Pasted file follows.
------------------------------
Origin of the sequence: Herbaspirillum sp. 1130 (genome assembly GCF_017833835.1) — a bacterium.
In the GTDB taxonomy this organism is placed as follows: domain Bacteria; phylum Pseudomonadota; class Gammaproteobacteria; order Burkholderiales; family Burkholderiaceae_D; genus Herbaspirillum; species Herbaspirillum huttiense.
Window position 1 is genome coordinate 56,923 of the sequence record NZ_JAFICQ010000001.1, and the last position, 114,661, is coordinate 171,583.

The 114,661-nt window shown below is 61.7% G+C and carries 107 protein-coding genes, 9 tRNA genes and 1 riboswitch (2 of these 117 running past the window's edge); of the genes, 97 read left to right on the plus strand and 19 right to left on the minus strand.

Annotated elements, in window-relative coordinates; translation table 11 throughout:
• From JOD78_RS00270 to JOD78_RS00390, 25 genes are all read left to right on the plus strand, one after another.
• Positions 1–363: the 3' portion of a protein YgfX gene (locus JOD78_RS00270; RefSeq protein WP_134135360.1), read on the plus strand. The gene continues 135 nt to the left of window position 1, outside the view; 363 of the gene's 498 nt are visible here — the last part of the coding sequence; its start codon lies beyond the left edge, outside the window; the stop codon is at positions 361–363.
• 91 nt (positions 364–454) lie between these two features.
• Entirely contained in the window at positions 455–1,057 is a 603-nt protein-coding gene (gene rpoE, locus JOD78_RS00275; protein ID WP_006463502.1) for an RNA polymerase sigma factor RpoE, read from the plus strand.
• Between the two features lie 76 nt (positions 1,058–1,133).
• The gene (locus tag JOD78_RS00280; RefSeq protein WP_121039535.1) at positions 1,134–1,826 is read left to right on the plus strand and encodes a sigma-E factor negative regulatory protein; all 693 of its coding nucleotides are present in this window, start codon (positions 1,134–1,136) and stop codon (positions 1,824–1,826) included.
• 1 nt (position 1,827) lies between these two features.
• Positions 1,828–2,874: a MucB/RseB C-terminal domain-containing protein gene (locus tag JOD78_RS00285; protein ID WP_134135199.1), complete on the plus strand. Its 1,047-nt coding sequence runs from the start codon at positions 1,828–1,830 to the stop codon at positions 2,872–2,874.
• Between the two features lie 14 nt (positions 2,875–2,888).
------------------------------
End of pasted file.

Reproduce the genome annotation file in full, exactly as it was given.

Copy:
Origin of the sequence: Herbaspirillum sp. 1130 (genome assembly GCF_017833835.1) — a bacterium.
In the GTDB taxonomy this organism is placed as follows: domain Bacteria; phylum Pseudomonadota; class Gammaproteobacteria; order Burkholderiales; family Burkholderiaceae_D; genus Herbaspirillum; species Herbaspirillum huttiense.
Window position 1 is genome coordinate 56,923 of the sequence record NZ_JAFICQ010000001.1, and the last position, 114,661, is coordinate 171,583.

The 114,661-nt window shown below is 61.7% G+C and carries 107 protein-coding genes, 9 tRNA genes and 1 riboswitch (2 of these 117 running past the window's edge); of the genes, 97 read left to right on the plus strand and 19 right to left on the minus strand.

Annotated elements, in window-relative coordinates; translation table 11 throughout:
• From JOD78_RS00270 to JOD78_RS00390, 25 genes are all read left to right on the plus strand, one after another.
• Positions 1–363: the 3' portion of a protein YgfX gene (locus JOD78_RS00270; RefSeq protein WP_134135360.1), read on the plus strand. The gene continues 135 nt to the left of window position 1, outside the view; 363 of the gene's 498 nt are visible here — the last part of the coding sequence; its start codon lies beyond the left edge, outside the window; the stop codon is at positions 361–363.
• 91 nt (positions 364–454) lie between these two features.
• Entirely contained in the window at positions 455–1,057 is a 603-nt protein-coding gene (gene rpoE, locus JOD78_RS00275; protein ID WP_006463502.1) for an RNA polymerase sigma factor RpoE, read from the plus strand.
• Between the two features lie 76 nt (positions 1,058–1,133).
• The gene (locus tag JOD78_RS00280; RefSeq protein WP_121039535.1) at positions 1,134–1,826 is read left to right on the plus strand and encodes a sigma-E factor negative regulatory protein; all 693 of its coding nucleotides are present in this window, start codon (positions 1,134–1,136) and stop codon (positions 1,824–1,826) included.
• 1 nt (position 1,827) lies between these two features.
• Positions 1,828–2,874: a MucB/RseB C-terminal domain-containing protein gene (locus tag JOD78_RS00285; protein ID WP_134135199.1), complete on the plus strand. Its 1,047-nt coding sequence runs from the start codon at positions 1,828–1,830 to the stop codon at positions 2,872–2,874.
• Between the two features lie 14 nt (positions 2,875–2,888).